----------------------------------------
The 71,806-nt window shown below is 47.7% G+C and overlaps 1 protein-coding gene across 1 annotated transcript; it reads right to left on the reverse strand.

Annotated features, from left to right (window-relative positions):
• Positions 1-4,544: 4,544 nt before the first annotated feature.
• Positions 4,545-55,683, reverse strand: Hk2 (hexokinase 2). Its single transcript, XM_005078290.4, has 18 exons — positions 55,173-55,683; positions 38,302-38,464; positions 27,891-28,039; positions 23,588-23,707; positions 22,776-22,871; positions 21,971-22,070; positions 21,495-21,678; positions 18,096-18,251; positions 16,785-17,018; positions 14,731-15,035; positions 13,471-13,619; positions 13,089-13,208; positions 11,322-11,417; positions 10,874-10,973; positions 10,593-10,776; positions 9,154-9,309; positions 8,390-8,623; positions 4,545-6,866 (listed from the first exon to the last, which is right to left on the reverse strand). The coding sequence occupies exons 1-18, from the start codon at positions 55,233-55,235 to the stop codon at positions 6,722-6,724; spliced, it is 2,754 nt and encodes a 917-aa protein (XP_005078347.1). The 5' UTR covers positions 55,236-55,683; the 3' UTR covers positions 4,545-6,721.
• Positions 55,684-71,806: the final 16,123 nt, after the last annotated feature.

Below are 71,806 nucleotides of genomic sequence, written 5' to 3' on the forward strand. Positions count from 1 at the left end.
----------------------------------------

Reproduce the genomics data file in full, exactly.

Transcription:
The 71,806-nt window shown below is 47.7% G+C and overlaps 1 protein-coding gene across 1 annotated transcript; it reads right to left on the reverse strand.

Annotated features, from left to right (window-relative positions):
• Positions 1-4,544: 4,544 nt before the first annotated feature.
• Positions 4,545-55,683, reverse strand: Hk2 (hexokinase 2). Its single transcript, XM_005078290.4, has 18 exons — positions 55,173-55,683; positions 38,302-38,464; positions 27,891-28,039; positions 23,588-23,707; positions 22,776-22,871; positions 21,971-22,070; positions 21,495-21,678; positions 18,096-18,251; positions 16,785-17,018; positions 14,731-15,035; positions 13,471-13,619; positions 13,089-13,208; positions 11,322-11,417; positions 10,874-10,973; positions 10,593-10,776; positions 9,154-9,309; positions 8,390-8,623; positions 4,545-6,866 (listed from the first exon to the last, which is right to left on the reverse strand). The coding sequence occupies exons 1-18, from the start codon at positions 55,233-55,235 to the stop codon at positions 6,722-6,724; spliced, it is 2,754 nt and encodes a 917-aa protein (XP_005078347.1). The 5' UTR covers positions 55,236-55,683; the 3' UTR covers positions 4,545-6,721.
• Positions 55,684-71,806: the final 16,123 nt, after the last annotated feature.

Below are 71,806 nucleotides of genomic sequence, written 5' to 3' on the forward strand. Positions count from 1 at the left end.